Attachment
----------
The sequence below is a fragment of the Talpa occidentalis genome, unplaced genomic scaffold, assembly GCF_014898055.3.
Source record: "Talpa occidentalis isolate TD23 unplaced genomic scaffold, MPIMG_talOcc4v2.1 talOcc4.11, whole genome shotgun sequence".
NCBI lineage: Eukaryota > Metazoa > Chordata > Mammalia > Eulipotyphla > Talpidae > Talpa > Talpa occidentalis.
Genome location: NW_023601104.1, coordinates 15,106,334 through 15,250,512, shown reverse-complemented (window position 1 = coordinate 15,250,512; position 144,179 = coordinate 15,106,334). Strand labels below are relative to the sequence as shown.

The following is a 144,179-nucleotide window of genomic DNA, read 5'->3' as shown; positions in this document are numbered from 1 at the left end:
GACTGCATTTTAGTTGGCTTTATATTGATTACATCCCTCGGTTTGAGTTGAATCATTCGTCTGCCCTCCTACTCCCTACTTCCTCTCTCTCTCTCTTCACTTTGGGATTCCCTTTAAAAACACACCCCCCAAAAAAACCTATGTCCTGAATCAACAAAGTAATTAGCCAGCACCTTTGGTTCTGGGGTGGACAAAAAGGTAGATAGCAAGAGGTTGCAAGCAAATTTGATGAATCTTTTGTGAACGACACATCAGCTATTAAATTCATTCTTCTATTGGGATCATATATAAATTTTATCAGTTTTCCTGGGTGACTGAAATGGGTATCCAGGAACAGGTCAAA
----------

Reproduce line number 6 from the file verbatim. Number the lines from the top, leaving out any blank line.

GACTGCATTTTAGTTGGCTTTATATTGATTACATCCCTCGGTTTGAGTTGAATCATTCGTCTGCCCTCCTACTCCCTACTTCCTCTCTCTCTCTCTTCACTTTGGGATTCCCTTTAAAAACACACCCCCCAAAAAAACCTATGTCCTGAATCAACAAAGTAATTAGCCAGCACCTTTGGTTCTGGGGTGGACAAAAAGGTAGATAGCAAGAGGTTGCAAGCAAATTTGATGAATCTTTTGTGAACGACACATCAGCTATTAAATTCATTCTTCTATTGGGATCATATATAAATTTTATCAGTTTTCCTGGGTGACTGAAATGGGTATCCAGGAACAGGTCAAA